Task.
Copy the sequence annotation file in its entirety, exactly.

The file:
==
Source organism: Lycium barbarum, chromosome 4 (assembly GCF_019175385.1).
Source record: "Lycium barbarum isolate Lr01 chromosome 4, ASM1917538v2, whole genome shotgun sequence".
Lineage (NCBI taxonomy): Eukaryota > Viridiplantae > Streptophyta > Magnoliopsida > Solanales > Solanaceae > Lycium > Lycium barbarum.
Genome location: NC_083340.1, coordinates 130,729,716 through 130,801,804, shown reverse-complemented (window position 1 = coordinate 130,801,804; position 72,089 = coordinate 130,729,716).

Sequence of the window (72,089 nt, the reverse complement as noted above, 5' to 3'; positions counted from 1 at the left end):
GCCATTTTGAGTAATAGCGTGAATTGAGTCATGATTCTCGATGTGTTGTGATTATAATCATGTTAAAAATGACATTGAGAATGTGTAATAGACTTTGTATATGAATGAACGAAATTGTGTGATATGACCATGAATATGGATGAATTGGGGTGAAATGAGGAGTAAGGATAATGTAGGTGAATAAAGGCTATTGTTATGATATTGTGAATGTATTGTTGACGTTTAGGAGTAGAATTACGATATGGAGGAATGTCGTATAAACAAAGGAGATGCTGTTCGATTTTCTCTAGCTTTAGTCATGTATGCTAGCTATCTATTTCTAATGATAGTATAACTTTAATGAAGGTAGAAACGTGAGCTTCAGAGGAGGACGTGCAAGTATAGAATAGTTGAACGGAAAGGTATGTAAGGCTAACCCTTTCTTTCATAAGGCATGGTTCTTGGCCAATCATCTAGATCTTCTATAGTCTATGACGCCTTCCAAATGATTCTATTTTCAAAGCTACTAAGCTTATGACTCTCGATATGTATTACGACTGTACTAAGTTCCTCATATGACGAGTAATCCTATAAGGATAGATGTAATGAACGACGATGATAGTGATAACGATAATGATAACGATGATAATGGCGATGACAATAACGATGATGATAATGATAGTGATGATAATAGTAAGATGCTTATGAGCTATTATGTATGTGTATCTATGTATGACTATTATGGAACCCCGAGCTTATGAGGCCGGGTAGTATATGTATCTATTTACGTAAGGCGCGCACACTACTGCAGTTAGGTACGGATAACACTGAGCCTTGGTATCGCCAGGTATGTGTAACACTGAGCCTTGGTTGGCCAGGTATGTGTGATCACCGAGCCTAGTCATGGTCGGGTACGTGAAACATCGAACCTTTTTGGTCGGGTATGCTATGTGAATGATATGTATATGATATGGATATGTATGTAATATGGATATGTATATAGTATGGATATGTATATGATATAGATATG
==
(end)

Source organism: Lycium barbarum, chromosome 4 (assembly GCF_019175385.1).
Source record: "Lycium barbarum isolate Lr01 chromosome 4, ASM1917538v2, whole genome shotgun sequence".
Lineage (NCBI taxonomy): Eukaryota > Viridiplantae > Streptophyta > Magnoliopsida > Solanales > Solanaceae > Lycium > Lycium barbarum.
Genome location: NC_083340.1, coordinates 130,729,716 through 130,801,804, shown reverse-complemented (window position 1 = coordinate 130,801,804; position 72,089 = coordinate 130,729,716).

Sequence of the window (72,089 nt, the reverse complement as noted above, 5' to 3'; positions counted from 1 at the left end):
GCCATTTTGAGTAATAGCGTGAATTGAGTCATGATTCTCGATGTGTTGTGATTATAATCATGTTAAAAATGACATTGAGAATGTGTAATAGACTTTGTATATGAATGAACGAAATTGTGTGATATGACCATGAATATGGATGAATTGGGGTGAAATGAGGAGTAAGGATAATGTAGGTGAATAAAGGCTATTGTTATGATATTGTGAATGTATTGTTGACGTTTAGGAGTAGAATTACGATATGGAGGAATGTCGTATAAACAAAGGAGATGCTGTTCGATTTTCTCTAGCTTTAGTCATGTATGCTAGCTATCTATTTCTAATGATAGTATAACTTTAATGAAGGTAGAAACGTGAGCTTCAGAGGAGGACGTGCAAGTATAGAATAGTTGAACGGAAAGGTATGTAAGGCTAACCCTTTCTTTCATAAGGCATGGTTCTTGGCCAATCATCTAGATCTTCTATAGTCTATGACGCCTTCCAAATGATTCTATTTTCAAAGCTACTAAGCTTATGACTCTCGATATGTATTACGACTGTACTAAGTTCCTCATATGACGAGTAATCCTATAAGGATAGATGTAATGAACGACGATGATAGTGATAACGATAATGATAACGATGATAATGGCGATGACAATAACGATGATGATAATGATAGTGATGATAATAGTAAGATGCTTATGAGCTATTATGTATGTGTATCTATGTATGACTATTATGGAACCCCGAGCTTATGAGGCCGGGTAGTATATGTATCTATTTACGTAAGGCGCGCACACTACTGCAGTTAGGTACGGATAACACTGAGCCTTGGTATCGCCAGGTATGTGTAACACTGAGCCTTGGTTGGCCAGGTATGTGTGATCACCGAGCCTAGTCATGGTCGGGTACGTGAAACATCGAACCTTTTTGGTCGGGTATGCTATGTGAATGATATGTATATGATATGGATATGTATGTAATATGGATATGTATATAGTATGGATATGTATATGATATAGATATG